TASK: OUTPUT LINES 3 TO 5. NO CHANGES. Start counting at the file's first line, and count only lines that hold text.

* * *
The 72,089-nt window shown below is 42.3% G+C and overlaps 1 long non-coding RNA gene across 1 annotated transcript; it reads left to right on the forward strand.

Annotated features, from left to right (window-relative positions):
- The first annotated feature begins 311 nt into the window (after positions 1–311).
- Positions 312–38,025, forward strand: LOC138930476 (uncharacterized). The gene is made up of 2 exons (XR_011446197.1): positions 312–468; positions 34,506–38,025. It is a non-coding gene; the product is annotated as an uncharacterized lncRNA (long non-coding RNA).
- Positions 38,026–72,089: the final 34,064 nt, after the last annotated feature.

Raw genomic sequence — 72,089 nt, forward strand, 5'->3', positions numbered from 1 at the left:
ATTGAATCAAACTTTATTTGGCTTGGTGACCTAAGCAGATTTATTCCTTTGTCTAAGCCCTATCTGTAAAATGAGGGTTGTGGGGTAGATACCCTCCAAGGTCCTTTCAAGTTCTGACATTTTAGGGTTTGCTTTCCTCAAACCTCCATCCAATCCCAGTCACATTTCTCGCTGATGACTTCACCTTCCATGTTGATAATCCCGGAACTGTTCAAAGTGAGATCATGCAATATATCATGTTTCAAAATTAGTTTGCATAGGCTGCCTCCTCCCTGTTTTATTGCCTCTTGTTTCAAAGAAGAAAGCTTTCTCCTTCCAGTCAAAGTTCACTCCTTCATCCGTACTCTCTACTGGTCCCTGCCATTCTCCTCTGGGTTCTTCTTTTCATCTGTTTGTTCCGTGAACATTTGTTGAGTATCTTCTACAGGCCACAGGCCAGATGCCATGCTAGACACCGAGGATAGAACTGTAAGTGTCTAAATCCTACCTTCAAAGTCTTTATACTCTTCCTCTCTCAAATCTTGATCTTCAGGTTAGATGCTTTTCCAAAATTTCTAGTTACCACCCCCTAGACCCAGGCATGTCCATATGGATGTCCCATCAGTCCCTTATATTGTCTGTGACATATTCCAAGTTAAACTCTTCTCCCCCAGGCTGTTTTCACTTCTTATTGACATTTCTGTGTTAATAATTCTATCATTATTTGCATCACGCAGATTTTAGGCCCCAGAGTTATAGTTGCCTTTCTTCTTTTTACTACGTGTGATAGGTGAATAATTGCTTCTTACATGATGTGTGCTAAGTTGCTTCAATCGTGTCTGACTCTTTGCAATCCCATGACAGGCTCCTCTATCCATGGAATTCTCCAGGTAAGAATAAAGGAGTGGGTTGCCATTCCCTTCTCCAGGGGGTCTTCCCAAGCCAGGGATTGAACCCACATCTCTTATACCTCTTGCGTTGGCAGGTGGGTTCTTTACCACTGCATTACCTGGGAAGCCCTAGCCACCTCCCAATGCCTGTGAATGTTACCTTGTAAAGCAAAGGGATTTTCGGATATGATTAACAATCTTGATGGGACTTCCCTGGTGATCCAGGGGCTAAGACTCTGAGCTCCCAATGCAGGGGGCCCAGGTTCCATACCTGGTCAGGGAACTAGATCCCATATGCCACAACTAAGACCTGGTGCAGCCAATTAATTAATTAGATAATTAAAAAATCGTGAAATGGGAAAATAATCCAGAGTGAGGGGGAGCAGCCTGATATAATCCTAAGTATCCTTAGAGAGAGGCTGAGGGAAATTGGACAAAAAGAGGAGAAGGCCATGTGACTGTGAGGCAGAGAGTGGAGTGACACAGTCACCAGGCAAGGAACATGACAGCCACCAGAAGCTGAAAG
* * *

- The first annotated feature begins 311 nt into the window (after positions 1–311).
- Positions 312–38,025, forward strand: LOC138930476 (uncharacterized). The gene is made up of 2 exons (XR_011446197.1): positions 312–468; positions 34,506–38,025. It is a non-coding gene; the product is annotated as an uncharacterized lncRNA (long non-coding RNA).
- Positions 38,026–72,089: the final 34,064 nt, after the last annotated feature.